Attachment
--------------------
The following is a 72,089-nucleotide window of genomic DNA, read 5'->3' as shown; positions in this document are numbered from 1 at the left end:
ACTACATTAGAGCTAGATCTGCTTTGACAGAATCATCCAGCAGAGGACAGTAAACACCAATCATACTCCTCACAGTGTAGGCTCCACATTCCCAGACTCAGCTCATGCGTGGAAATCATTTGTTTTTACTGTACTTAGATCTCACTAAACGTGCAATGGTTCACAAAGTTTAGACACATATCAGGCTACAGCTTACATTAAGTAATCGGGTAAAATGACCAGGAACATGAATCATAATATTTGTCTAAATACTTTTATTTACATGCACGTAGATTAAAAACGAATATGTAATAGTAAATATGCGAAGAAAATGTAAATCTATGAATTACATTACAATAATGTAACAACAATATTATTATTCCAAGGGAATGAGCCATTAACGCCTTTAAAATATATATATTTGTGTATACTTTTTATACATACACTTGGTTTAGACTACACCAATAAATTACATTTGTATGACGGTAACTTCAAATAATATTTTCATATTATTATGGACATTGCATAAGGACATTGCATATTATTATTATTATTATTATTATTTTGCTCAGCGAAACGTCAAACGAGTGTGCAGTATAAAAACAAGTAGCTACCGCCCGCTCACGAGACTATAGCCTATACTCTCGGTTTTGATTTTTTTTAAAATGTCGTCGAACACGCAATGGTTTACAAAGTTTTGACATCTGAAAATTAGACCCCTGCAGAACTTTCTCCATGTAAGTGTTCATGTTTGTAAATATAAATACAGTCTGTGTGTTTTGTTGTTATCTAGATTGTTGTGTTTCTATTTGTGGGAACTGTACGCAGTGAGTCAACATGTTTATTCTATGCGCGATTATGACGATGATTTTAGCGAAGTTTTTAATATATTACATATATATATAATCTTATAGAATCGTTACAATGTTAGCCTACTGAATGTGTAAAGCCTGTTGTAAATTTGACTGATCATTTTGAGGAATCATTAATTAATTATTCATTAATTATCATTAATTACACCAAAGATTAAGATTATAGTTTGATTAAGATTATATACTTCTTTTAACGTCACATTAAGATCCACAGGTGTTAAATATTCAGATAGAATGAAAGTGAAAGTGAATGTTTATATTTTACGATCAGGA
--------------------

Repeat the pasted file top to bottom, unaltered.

The following is a 72,089-nucleotide window of genomic DNA, read 5'->3' as shown; positions in this document are numbered from 1 at the left end:
ACTACATTAGAGCTAGATCTGCTTTGACAGAATCATCCAGCAGAGGACAGTAAACACCAATCATACTCCTCACAGTGTAGGCTCCACATTCCCAGACTCAGCTCATGCGTGGAAATCATTTGTTTTTACTGTACTTAGATCTCACTAAACGTGCAATGGTTCACAAAGTTTAGACACATATCAGGCTACAGCTTACATTAAGTAATCGGGTAAAATGACCAGGAACATGAATCATAATATTTGTCTAAATACTTTTATTTACATGCACGTAGATTAAAAACGAATATGTAATAGTAAATATGCGAAGAAAATGTAAATCTATGAATTACATTACAATAATGTAACAACAATATTATTATTCCAAGGGAATGAGCCATTAACGCCTTTAAAATATATATATTTGTGTATACTTTTTATACATACACTTGGTTTAGACTACACCAATAAATTACATTTGTATGACGGTAACTTCAAATAATATTTTCATATTATTATGGACATTGCATAAGGACATTGCATATTATTATTATTATTATTATTATTTTGCTCAGCGAAACGTCAAACGAGTGTGCAGTATAAAAACAAGTAGCTACCGCCCGCTCACGAGACTATAGCCTATACTCTCGGTTTTGATTTTTTTTAAAATGTCGTCGAACACGCAATGGTTTACAAAGTTTTGACATCTGAAAATTAGACCCCTGCAGAACTTTCTCCATGTAAGTGTTCATGTTTGTAAATATAAATACAGTCTGTGTGTTTTGTTGTTATCTAGATTGTTGTGTTTCTATTTGTGGGAACTGTACGCAGTGAGTCAACATGTTTATTCTATGCGCGATTATGACGATGATTTTAGCGAAGTTTTTAATATATTACATATATATATAATCTTATAGAATCGTTACAATGTTAGCCTACTGAATGTGTAAAGCCTGTTGTAAATTTGACTGATCATTTTGAGGAATCATTAATTAATTATTCATTAATTATCATTAATTACACCAAAGATTAAGATTATAGTTTGATTAAGATTATATACTTCTTTTAACGTCACATTAAGATCCACAGGTGTTAAATATTCAGATAGAATGAAAGTGAAAGTGAATGTTTATATTTTACGATCAGGA